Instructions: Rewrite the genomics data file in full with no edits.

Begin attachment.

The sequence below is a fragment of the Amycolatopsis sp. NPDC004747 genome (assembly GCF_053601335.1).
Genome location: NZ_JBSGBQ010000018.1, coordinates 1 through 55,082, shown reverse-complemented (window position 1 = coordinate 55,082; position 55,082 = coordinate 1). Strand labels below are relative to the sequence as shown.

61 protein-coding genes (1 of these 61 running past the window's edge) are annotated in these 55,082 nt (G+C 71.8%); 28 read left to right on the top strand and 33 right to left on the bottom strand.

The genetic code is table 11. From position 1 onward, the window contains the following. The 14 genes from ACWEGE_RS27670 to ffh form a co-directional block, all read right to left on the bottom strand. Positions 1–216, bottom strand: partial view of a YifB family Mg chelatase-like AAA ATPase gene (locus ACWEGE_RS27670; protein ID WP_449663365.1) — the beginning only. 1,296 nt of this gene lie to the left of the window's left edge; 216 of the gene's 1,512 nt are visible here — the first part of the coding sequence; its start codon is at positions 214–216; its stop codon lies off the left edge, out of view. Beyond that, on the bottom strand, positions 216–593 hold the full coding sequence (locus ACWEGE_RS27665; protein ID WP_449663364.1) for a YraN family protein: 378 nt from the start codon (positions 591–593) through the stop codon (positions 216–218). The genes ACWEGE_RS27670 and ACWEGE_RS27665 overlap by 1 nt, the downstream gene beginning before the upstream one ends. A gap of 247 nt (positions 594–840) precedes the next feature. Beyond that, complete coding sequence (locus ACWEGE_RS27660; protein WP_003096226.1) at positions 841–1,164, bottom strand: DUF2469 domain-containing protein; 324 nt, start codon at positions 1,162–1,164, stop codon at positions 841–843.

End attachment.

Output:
The sequence below is a fragment of the Amycolatopsis sp. NPDC004747 genome (assembly GCF_053601335.1).
Genome location: NZ_JBSGBQ010000018.1, coordinates 1 through 55,082, shown reverse-complemented (window position 1 = coordinate 55,082; position 55,082 = coordinate 1). Strand labels below are relative to the sequence as shown.

61 protein-coding genes (1 of these 61 running past the window's edge) are annotated in these 55,082 nt (G+C 71.8%); 28 read left to right on the top strand and 33 right to left on the bottom strand.

The genetic code is table 11. From position 1 onward, the window contains the following. The 14 genes from ACWEGE_RS27670 to ffh form a co-directional block, all read right to left on the bottom strand. Positions 1–216, bottom strand: partial view of a YifB family Mg chelatase-like AAA ATPase gene (locus ACWEGE_RS27670; protein ID WP_449663365.1) — the beginning only. 1,296 nt of this gene lie to the left of the window's left edge; 216 of the gene's 1,512 nt are visible here — the first part of the coding sequence; its start codon is at positions 214–216; its stop codon lies off the left edge, out of view. Beyond that, on the bottom strand, positions 216–593 hold the full coding sequence (locus ACWEGE_RS27665; protein ID WP_449663364.1) for a YraN family protein: 378 nt from the start codon (positions 591–593) through the stop codon (positions 216–218). The genes ACWEGE_RS27670 and ACWEGE_RS27665 overlap by 1 nt, the downstream gene beginning before the upstream one ends. A gap of 247 nt (positions 594–840) precedes the next feature. Beyond that, complete coding sequence (locus ACWEGE_RS27660; protein WP_003096226.1) at positions 841–1,164, bottom strand: DUF2469 domain-containing protein; 324 nt, start codon at positions 1,162–1,164, stop codon at positions 841–843.